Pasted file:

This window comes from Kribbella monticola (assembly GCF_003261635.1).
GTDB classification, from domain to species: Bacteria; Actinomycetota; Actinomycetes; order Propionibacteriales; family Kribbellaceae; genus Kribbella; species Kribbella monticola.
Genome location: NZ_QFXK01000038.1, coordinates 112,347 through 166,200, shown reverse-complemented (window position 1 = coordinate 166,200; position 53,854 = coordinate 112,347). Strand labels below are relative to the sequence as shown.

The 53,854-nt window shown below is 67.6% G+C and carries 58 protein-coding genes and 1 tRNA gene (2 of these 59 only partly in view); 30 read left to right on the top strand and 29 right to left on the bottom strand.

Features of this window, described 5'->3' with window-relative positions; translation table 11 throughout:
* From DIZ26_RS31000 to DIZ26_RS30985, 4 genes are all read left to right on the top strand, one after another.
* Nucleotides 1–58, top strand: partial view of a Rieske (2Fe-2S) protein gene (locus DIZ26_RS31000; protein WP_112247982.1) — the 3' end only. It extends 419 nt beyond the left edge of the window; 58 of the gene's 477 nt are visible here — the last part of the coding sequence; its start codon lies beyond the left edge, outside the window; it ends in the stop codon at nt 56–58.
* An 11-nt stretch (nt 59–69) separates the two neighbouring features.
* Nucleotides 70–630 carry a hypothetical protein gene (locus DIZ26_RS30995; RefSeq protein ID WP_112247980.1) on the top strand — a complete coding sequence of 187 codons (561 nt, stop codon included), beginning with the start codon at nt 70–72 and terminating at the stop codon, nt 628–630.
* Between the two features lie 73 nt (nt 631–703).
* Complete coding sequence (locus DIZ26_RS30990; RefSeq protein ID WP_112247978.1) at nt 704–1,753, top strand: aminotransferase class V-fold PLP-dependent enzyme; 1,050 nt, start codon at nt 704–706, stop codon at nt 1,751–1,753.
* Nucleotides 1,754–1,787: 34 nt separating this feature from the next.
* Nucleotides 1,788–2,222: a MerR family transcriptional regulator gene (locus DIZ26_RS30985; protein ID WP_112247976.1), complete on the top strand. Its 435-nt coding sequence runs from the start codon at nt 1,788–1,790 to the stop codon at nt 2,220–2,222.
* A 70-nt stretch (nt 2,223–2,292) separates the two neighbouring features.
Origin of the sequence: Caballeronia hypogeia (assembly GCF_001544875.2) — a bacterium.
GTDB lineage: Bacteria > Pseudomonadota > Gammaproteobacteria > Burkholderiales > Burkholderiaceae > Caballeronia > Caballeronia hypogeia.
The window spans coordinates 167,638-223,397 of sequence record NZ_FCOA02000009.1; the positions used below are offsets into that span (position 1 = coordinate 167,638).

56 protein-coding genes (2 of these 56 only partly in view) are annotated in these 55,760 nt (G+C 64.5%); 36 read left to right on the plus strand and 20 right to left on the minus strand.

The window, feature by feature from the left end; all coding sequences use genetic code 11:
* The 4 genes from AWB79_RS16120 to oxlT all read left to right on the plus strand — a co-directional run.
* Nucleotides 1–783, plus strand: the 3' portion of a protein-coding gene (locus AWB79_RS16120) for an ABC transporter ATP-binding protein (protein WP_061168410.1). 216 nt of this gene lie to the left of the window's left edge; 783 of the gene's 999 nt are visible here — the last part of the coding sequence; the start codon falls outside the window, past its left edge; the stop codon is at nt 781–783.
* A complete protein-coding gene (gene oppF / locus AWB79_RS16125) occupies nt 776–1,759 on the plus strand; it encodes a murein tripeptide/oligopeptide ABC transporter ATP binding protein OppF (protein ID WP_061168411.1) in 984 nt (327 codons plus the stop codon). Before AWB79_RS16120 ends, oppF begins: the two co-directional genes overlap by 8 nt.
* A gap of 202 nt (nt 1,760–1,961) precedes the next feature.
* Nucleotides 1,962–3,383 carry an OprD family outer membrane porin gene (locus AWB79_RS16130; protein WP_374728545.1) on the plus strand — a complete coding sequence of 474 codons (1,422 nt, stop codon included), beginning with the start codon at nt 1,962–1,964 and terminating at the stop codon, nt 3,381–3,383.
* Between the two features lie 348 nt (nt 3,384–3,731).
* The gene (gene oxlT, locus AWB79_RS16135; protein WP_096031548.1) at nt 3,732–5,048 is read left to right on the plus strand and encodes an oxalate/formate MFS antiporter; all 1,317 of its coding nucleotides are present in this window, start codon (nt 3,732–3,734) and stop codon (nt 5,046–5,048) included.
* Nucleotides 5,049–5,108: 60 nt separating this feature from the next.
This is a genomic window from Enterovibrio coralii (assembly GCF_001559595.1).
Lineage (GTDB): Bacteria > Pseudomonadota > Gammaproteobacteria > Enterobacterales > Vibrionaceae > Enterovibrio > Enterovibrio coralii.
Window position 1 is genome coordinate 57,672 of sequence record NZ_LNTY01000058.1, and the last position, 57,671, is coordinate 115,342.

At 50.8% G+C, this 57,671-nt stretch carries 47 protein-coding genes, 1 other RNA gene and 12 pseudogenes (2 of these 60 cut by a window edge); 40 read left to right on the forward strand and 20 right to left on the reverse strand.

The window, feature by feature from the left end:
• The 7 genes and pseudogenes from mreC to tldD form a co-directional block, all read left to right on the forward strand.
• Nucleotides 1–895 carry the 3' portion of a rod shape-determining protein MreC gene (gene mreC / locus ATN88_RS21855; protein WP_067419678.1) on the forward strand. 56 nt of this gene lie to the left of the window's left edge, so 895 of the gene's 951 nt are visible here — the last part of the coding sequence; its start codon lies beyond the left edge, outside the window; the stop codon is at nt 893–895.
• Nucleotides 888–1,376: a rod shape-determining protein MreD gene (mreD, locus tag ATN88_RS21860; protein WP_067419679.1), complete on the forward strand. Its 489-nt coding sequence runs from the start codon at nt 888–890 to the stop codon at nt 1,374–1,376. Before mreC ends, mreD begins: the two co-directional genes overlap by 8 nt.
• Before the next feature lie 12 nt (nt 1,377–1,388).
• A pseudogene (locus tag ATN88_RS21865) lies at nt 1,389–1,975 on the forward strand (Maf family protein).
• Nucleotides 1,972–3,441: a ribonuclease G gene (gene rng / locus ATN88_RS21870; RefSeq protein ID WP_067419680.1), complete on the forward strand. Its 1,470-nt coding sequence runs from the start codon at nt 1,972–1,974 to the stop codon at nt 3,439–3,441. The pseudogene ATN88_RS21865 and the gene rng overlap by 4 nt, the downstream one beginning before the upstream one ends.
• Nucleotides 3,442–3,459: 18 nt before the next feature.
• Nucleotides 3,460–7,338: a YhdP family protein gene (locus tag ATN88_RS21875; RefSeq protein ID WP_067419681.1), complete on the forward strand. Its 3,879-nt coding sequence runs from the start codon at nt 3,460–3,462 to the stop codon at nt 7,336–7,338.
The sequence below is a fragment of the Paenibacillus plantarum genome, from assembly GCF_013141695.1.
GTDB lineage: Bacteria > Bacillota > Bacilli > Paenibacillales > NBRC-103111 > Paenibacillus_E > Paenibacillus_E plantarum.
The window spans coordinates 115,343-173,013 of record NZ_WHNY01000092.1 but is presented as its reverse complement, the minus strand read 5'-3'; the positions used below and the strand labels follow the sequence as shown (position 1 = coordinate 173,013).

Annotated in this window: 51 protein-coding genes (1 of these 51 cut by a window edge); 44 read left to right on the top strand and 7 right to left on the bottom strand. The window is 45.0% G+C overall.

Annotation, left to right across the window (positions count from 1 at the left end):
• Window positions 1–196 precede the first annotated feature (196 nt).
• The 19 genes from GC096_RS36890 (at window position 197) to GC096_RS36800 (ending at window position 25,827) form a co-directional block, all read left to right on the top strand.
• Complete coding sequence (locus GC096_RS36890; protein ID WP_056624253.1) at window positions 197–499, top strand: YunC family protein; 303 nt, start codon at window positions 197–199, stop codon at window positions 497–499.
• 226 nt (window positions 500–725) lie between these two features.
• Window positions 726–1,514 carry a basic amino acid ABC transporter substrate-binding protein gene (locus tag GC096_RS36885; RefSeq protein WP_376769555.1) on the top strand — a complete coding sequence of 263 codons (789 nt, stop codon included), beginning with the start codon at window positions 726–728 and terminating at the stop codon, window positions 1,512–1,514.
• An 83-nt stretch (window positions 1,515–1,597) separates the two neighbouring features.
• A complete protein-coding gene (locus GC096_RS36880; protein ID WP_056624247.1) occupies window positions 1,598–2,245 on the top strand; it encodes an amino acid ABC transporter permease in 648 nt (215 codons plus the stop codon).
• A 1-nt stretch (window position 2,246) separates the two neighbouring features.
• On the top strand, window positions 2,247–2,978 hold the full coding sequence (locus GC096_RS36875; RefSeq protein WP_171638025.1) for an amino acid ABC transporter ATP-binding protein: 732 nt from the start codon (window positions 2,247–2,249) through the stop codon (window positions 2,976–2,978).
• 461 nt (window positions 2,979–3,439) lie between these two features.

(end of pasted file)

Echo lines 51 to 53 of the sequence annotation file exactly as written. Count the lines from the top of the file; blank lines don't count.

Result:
• An 83-nt stretch (window positions 1,515–1,597) separates the two neighbouring features.
• A complete protein-coding gene (locus GC096_RS36880; protein ID WP_056624247.1) occupies window positions 1,598–2,245 on the top strand; it encodes an amino acid ABC transporter permease in 648 nt (215 codons plus the stop codon).
• A 1-nt stretch (window position 2,246) separates the two neighbouring features.